Jupiter's Interior Paves Way For Room Temperature Superconductivity
There is an abundance of hydrogen in the universe, as it is a major component of many stars, including our sun, along with Saturn and Jupiter, two of our solar system's gas giants. A team of researchers from Osaka University and the Tokyo Institute of Technology have now created a new technology that can stabilize hydrogen at high temperatures and in high-pressure environments without it having chemical reactions with surrounding matter.
In their study, the researchers used a static high-pressure laser-heating experiment in a diamond anvil cell to examine and understand the transformation phase of hot dense fluid hydrogen. The results of their experiment showed inconsistency in the heating efficiency, which was associated with the phase transition from a diatomic to monoatomic fluid hydrogen (plasma phase transition) in the pressure range between 82 and 106 GPa (Pressure, internal pressure and stress).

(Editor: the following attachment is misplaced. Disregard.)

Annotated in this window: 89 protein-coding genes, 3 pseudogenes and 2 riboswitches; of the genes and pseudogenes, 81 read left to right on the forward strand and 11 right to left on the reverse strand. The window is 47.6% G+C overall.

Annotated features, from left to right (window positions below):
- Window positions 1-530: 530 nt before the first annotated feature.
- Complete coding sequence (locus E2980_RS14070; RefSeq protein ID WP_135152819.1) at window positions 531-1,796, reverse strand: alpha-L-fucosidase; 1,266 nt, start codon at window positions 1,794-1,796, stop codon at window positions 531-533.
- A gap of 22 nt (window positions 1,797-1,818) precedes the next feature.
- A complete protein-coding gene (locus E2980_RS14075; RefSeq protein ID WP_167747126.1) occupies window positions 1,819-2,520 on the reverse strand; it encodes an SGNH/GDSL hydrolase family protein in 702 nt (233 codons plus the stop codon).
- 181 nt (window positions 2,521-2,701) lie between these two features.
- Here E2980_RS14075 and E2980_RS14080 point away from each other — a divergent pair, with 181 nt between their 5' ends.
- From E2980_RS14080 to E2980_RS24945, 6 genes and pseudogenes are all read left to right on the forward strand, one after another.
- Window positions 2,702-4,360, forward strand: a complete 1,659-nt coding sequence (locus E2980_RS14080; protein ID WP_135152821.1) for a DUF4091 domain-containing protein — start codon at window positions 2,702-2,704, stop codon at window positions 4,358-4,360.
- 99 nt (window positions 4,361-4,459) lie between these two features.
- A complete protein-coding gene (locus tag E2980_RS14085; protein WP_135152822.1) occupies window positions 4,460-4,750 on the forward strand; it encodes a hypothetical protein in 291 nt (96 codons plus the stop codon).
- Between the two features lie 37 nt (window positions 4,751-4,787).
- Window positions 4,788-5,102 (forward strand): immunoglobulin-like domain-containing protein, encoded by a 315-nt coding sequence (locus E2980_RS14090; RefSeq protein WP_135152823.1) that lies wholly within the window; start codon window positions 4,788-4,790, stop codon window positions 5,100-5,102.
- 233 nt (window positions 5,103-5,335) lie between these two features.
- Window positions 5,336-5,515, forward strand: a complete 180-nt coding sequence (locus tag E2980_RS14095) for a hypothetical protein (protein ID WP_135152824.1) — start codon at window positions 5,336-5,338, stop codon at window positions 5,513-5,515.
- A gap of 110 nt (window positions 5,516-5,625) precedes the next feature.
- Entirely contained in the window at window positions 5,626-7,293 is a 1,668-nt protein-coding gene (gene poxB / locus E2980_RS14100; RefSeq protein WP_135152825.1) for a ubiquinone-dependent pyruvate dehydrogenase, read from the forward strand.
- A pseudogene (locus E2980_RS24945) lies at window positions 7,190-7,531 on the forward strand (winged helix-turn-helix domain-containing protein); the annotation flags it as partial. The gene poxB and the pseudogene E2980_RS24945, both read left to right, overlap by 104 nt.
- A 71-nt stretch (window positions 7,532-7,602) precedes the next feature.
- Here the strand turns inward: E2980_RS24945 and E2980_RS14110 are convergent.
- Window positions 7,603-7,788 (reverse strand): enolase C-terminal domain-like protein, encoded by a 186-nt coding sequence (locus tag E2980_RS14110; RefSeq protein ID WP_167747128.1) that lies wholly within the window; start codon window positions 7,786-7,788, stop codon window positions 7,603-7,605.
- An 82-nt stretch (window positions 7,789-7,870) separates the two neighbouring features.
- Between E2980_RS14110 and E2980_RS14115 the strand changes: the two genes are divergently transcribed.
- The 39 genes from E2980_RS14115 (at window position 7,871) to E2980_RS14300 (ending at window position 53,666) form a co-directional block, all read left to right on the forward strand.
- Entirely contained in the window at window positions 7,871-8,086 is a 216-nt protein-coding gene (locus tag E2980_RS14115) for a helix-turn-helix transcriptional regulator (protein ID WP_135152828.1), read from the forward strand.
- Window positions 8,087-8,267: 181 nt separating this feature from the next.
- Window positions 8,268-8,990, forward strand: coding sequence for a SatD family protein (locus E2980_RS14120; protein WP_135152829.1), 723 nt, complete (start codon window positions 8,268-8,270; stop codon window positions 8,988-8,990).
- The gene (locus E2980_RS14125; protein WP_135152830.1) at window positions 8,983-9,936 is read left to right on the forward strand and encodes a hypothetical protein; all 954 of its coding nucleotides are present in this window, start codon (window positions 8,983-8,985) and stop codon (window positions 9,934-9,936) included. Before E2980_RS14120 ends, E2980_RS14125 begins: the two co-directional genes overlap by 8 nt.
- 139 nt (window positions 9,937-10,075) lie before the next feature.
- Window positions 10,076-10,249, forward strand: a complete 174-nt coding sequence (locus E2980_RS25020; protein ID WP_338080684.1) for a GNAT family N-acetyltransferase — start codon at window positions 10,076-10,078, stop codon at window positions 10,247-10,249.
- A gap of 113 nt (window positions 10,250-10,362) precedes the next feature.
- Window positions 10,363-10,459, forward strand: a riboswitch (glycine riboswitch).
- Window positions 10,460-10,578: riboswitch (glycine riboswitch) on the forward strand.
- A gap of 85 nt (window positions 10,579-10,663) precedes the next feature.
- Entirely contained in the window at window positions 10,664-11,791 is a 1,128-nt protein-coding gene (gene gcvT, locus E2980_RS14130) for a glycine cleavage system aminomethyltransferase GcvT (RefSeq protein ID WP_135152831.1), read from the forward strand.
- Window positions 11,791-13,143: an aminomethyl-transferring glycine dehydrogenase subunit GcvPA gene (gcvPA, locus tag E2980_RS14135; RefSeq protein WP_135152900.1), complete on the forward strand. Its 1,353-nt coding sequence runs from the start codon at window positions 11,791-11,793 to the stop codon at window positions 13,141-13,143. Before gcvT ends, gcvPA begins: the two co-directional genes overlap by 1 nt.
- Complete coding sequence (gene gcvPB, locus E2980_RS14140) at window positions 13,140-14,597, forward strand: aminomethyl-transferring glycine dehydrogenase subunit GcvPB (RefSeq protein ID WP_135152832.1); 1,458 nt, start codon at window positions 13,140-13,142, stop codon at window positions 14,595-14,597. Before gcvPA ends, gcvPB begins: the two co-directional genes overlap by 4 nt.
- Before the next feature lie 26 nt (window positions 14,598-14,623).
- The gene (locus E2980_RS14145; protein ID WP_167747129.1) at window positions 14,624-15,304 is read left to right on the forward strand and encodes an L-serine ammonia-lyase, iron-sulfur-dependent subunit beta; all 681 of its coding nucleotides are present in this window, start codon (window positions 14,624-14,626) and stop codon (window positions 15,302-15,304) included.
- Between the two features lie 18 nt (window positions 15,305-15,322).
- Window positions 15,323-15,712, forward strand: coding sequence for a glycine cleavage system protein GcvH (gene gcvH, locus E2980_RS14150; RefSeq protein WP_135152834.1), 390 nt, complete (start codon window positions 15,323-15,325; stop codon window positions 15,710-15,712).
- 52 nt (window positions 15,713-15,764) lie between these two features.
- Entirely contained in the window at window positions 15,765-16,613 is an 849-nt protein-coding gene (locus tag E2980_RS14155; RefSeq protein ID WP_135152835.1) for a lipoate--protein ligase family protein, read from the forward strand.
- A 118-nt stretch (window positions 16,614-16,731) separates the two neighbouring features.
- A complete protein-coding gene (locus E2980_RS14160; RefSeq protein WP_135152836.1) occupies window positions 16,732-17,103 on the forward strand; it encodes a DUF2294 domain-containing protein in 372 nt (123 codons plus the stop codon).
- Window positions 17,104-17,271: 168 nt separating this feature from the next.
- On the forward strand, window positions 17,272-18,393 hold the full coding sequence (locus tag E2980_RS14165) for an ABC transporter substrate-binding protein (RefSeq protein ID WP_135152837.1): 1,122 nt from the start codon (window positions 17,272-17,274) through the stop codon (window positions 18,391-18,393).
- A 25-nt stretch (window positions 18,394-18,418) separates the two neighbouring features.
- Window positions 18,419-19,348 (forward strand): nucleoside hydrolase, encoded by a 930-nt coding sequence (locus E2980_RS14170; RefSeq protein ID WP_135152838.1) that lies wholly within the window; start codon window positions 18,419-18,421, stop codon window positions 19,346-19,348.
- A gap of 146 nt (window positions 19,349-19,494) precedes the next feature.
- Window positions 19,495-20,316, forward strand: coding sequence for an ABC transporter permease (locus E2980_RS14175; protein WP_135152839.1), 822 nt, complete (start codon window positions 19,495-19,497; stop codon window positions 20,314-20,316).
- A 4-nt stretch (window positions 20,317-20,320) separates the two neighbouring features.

The researchers found that there needs to be tighter constraints on the location of the hydrogen plasma phase transition boundary and suggested a higher critical point instead of what was predicted by the theoretical calculations. The plasma phase transition of high-temperature, high-density hydrogen fluid may be connected to an insulator-metal transition, which are transitions from a metal with good electrical conductivity of electric charges to an insulator.
The results of the study could lead to clarification of the internal structure and magnetic field of planets that are primarily made up of hydrogen gas, like Jupiter and Saturn. The clarification of the relation between temperature and pressure in hydrogen could lead to a synthesis of a solid metallic hydrogen, which can tolerate superconducting transition at high temperatures or even at room temperature.
The findings of this study were published in Scientific Reports.
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